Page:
A resettlement scheme for “poor whites” from Barbados brought a fresh influx of families and skills to the island in the 1860s. Settling almost exclusively in Mount Pleasant, these new arrivals would later contribute significantly to the existing fishing and boatbuilding activities on the island.
In the 20th century, boat and ship-building in Bequia continued to dominate over the rest of the Grenadines. Of the 153 ships registered as having been built in St. Vincent & the Grenadines between 1923 and 1990, no less than 71 were built in Bequia by thirty-seven of the island's boatbuilders, which included Barbados-born Walter Sargeant and Dillon Pollard who came to Bequia as shipwrights' apprentices in the late 19th/early 20th century.
One of the most notable vessels of this period was the massive three-masted Gloria Colita, built in 1938/1939 by Reginald Mitchell on the shores of Admiralty Bay beside what was then his home and what is now the Frangipani Hotel. At 182 gross tonnes and 165 feet including bowsprit, she was the largest wooden ship ever to be constructed in St. Vincent & the Grenadines, and indeed in the whole of the Lesser Antilles.
Launching of the 165ft Gloria Colita February 1939
Reginald Mitchell came from a richly talented Bequia boat-building family. His father James Fitzallan ("Uncle Harry") Mitchell was one of three boat-building sons of William Mitchell and Mary Compton, daughter of English-born shipwright Benjamin George Compton who had emigrated to the Grenadine island of Canouan in 1838. Reginald’s mother Sarah Ann Ollivierre, was the granddaughter of Joseph” Pa” Ollivierre, co-founder of Bequia’s whaling industry.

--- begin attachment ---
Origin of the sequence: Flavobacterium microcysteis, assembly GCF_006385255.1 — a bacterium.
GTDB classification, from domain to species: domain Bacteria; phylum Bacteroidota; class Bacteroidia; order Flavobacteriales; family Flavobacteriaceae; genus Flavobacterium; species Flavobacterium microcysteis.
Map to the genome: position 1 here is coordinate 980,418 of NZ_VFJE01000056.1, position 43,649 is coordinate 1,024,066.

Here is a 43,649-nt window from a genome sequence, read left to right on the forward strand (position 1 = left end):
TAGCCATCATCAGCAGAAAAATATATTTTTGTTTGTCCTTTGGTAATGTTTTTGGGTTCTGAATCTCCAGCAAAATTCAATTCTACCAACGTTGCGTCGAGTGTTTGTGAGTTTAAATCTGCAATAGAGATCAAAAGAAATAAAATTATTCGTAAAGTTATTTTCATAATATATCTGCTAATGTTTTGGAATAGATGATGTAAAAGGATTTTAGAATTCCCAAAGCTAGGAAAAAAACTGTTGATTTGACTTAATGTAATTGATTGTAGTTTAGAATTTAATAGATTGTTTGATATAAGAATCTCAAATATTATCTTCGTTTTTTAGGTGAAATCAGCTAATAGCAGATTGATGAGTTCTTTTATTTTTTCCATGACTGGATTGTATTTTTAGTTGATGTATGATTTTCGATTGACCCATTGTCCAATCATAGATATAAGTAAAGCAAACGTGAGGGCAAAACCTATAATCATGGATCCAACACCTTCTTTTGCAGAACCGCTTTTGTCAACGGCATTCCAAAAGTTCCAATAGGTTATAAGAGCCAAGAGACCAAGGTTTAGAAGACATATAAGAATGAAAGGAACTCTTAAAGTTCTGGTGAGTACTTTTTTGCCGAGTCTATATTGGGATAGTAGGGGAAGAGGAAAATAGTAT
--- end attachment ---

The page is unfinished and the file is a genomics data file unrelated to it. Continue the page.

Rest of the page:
Universal adult suffrage was granted to the people of St. Vincent & the Grenadines in 1951. Like its Windward Island neighbours, St. Vincent was by this time resolute in seeking freedom from nearly 250 years of British rule. Associate Statehood status, giving control over its internal affairs, was granted in October 1969 and ten years later, in October 1979, the multi-island state of St. Vincent & the Grenadines finally became an independent nation.
For its part, Bequia still retains its unique and proud seafaring heritage, its own fierce sense of independence and its age-old, open-hearted welcome for visitors from other shores. Today's Bequians are for the most part direct descendants of those African, Carib, French, English, Irish, Scottish and East Indian settlers, smallholders, labourers and slaves who came to the island in the 18th and 19th centuries and who chose never to leave - or at least always to return.
And Bequia is still casting that spell. Many of its more recent "settlers" from America, Canada and Europe came once, came again, then finally made their homes here. Visitors too return year after year, eagerly anticipating that special warmth that is shared by Bequia and its people.
The Bequia Boat Museum
The Bequia Heritage Foundation’s fascinating Bequia Boat Museum, overlooking Friendship Bay at St. Hilary, houses a 36-foot Amerindian canoe, two 26-foot Bequia–built whaleboats and a 12-foot Bequia whaleboat tender. Backed up with detailed signage, photographs, ships’ models, artefacts and traditional woodworking tools, the display provides an intriguing window into Bequia’s rich maritime heritage.
In-depth guided tours are available by appointment, and a brief written guide is also available to purchase. Enquire at the Bequia Tourism Office for more details.
The museum has been financed with generous donations from the Grenadines Partnership Fund (GPF) and others. Further expansion is planned by the Bequia Heritage Foundation to include coverage of all aspects of Bequia’s history and culture.